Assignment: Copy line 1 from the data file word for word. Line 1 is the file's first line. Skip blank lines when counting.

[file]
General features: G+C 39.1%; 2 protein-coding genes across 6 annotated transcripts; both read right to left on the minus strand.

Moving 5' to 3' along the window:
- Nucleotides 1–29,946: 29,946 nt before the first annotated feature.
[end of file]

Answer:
General features: G+C 39.1%; 2 protein-coding genes across 6 annotated transcripts; both read right to left on the minus strand.